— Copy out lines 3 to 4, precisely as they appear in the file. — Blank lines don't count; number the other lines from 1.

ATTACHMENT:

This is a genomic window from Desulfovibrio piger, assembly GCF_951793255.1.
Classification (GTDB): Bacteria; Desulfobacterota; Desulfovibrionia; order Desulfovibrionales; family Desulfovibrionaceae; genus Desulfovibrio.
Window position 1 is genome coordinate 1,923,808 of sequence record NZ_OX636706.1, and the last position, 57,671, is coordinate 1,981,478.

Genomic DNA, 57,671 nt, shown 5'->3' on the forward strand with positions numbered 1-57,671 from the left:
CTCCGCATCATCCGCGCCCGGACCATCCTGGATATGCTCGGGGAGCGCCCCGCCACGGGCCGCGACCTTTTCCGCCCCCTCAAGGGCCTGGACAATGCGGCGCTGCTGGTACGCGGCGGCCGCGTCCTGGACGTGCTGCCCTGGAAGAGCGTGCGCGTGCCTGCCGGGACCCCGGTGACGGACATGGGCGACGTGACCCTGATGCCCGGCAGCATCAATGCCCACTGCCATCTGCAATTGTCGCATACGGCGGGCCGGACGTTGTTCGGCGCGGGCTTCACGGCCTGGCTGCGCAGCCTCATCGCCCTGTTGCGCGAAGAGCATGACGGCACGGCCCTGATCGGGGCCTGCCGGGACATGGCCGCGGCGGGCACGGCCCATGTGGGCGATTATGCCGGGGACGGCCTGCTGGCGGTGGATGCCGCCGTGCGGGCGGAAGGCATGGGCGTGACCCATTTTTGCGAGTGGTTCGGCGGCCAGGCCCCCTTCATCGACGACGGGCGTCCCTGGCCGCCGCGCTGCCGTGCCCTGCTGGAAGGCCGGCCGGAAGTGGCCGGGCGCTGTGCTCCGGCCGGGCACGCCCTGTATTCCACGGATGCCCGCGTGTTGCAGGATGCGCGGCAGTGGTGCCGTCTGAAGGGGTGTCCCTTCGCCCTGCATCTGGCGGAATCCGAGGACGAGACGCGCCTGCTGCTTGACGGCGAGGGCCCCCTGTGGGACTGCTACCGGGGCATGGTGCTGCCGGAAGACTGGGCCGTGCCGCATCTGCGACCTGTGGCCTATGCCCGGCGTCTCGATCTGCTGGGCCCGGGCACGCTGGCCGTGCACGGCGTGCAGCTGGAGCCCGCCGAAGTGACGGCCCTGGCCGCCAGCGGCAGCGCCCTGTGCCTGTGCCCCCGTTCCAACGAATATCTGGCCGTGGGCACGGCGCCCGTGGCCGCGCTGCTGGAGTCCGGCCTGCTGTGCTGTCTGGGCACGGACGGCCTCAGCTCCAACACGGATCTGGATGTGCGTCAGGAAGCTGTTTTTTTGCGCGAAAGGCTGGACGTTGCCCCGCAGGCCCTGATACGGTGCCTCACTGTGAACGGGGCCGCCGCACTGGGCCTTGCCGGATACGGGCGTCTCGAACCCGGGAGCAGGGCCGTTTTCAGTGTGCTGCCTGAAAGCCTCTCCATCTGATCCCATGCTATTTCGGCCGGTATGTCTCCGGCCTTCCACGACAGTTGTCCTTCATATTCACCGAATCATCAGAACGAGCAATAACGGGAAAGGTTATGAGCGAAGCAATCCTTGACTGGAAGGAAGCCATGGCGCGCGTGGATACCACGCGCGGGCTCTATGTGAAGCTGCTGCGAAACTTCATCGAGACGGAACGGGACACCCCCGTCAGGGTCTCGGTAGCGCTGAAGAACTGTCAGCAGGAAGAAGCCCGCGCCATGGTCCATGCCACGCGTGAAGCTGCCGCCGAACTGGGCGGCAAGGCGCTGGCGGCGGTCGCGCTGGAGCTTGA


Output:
Window position 1 is genome coordinate 1,923,808 of sequence record NZ_OX636706.1, and the last position, 57,671, is coordinate 1,981,478.

Genomic DNA, 57,671 nt, shown 5'->3' on the forward strand with positions numbered 1-57,671 from the left: